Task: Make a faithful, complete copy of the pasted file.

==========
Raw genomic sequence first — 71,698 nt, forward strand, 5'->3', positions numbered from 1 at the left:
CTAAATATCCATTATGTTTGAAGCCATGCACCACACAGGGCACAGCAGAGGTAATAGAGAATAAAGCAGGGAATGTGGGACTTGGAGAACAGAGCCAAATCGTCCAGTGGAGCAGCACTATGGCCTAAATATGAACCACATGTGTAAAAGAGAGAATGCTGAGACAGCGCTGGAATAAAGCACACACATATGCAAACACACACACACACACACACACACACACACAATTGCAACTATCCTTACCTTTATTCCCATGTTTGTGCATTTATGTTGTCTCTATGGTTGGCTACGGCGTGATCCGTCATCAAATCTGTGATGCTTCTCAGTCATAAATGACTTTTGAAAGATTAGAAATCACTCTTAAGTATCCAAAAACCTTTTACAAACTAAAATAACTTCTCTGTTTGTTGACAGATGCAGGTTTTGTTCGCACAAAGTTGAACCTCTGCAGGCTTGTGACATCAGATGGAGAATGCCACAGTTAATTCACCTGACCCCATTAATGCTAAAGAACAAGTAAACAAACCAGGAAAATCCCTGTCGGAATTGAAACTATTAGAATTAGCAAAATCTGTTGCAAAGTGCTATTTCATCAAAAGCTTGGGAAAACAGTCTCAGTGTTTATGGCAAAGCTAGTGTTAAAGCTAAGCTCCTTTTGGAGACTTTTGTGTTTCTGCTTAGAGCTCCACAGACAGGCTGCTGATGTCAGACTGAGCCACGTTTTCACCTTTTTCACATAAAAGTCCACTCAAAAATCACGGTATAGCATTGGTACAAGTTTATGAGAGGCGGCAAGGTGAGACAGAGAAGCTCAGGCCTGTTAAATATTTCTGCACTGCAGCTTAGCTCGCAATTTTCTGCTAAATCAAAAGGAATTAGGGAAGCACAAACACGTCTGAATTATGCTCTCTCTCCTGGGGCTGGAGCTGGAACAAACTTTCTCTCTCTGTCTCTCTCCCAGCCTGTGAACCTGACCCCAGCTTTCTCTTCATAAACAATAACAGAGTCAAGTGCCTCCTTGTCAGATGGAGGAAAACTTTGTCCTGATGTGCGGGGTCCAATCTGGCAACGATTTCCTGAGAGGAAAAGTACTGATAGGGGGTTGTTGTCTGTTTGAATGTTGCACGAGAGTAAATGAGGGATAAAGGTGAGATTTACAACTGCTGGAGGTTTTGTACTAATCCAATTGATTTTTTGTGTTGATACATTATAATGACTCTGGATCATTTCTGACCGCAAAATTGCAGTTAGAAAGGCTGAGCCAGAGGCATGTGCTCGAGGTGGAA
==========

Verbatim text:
Raw genomic sequence first — 71,698 nt, forward strand, 5'->3', positions numbered from 1 at the left:
CTAAATATCCATTATGTTTGAAGCCATGCACCACACAGGGCACAGCAGAGGTAATAGAGAATAAAGCAGGGAATGTGGGACTTGGAGAACAGAGCCAAATCGTCCAGTGGAGCAGCACTATGGCCTAAATATGAACCACATGTGTAAAAGAGAGAATGCTGAGACAGCGCTGGAATAAAGCACACACATATGCAAACACACACACACACACACACACACACACACAATTGCAACTATCCTTACCTTTATTCCCATGTTTGTGCATTTATGTTGTCTCTATGGTTGGCTACGGCGTGATCCGTCATCAAATCTGTGATGCTTCTCAGTCATAAATGACTTTTGAAAGATTAGAAATCACTCTTAAGTATCCAAAAACCTTTTACAAACTAAAATAACTTCTCTGTTTGTTGACAGATGCAGGTTTTGTTCGCACAAAGTTGAACCTCTGCAGGCTTGTGACATCAGATGGAGAATGCCACAGTTAATTCACCTGACCCCATTAATGCTAAAGAACAAGTAAACAAACCAGGAAAATCCCTGTCGGAATTGAAACTATTAGAATTAGCAAAATCTGTTGCAAAGTGCTATTTCATCAAAAGCTTGGGAAAACAGTCTCAGTGTTTATGGCAAAGCTAGTGTTAAAGCTAAGCTCCTTTTGGAGACTTTTGTGTTTCTGCTTAGAGCTCCACAGACAGGCTGCTGATGTCAGACTGAGCCACGTTTTCACCTTTTTCACATAAAAGTCCACTCAAAAATCACGGTATAGCATTGGTACAAGTTTATGAGAGGCGGCAAGGTGAGACAGAGAAGCTCAGGCCTGTTAAATATTTCTGCACTGCAGCTTAGCTCGCAATTTTCTGCTAAATCAAAAGGAATTAGGGAAGCACAAACACGTCTGAATTATGCTCTCTCTCCTGGGGCTGGAGCTGGAACAAACTTTCTCTCTCTGTCTCTCTCCCAGCCTGTGAACCTGACCCCAGCTTTCTCTTCATAAACAATAACAGAGTCAAGTGCCTCCTTGTCAGATGGAGGAAAACTTTGTCCTGATGTGCGGGGTCCAATCTGGCAACGATTTCCTGAGAGGAAAAGTACTGATAGGGGGTTGTTGTCTGTTTGAATGTTGCACGAGAGTAAATGAGGGATAAAGGTGAGATTTACAACTGCTGGAGGTTTTGTACTAATCCAATTGATTTTTTGTGTTGATACATTATAATGACTCTGGATCATTTCTGACCGCAAAATTGCAGTTAGAAAGGCTGAGCCAGAGGCATGTGCTCGAGGTGGAA